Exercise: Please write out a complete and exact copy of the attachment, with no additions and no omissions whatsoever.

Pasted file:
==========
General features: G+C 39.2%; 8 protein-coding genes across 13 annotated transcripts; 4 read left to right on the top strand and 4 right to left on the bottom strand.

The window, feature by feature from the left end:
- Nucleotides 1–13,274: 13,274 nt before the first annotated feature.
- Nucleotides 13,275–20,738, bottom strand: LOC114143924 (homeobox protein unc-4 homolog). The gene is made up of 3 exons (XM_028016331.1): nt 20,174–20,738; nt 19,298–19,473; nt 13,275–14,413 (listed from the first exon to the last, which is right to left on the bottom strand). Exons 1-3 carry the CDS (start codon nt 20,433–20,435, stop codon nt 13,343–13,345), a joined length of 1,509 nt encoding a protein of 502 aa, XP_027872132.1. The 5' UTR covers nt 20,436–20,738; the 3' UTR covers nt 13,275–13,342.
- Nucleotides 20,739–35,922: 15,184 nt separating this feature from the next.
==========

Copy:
General features: G+C 39.2%; 8 protein-coding genes across 13 annotated transcripts; 4 read left to right on the top strand and 4 right to left on the bottom strand.

The window, feature by feature from the left end:
- Nucleotides 1–13,274: 13,274 nt before the first annotated feature.
- Nucleotides 13,275–20,738, bottom strand: LOC114143924 (homeobox protein unc-4 homolog). The gene is made up of 3 exons (XM_028016331.1): nt 20,174–20,738; nt 19,298–19,473; nt 13,275–14,413 (listed from the first exon to the last, which is right to left on the bottom strand). Exons 1-3 carry the CDS (start codon nt 20,433–20,435, stop codon nt 13,343–13,345), a joined length of 1,509 nt encoding a protein of 502 aa, XP_027872132.1. The 5' UTR covers nt 20,436–20,738; the 3' UTR covers nt 13,275–13,342.
- Nucleotides 20,739–35,922: 15,184 nt separating this feature from the next.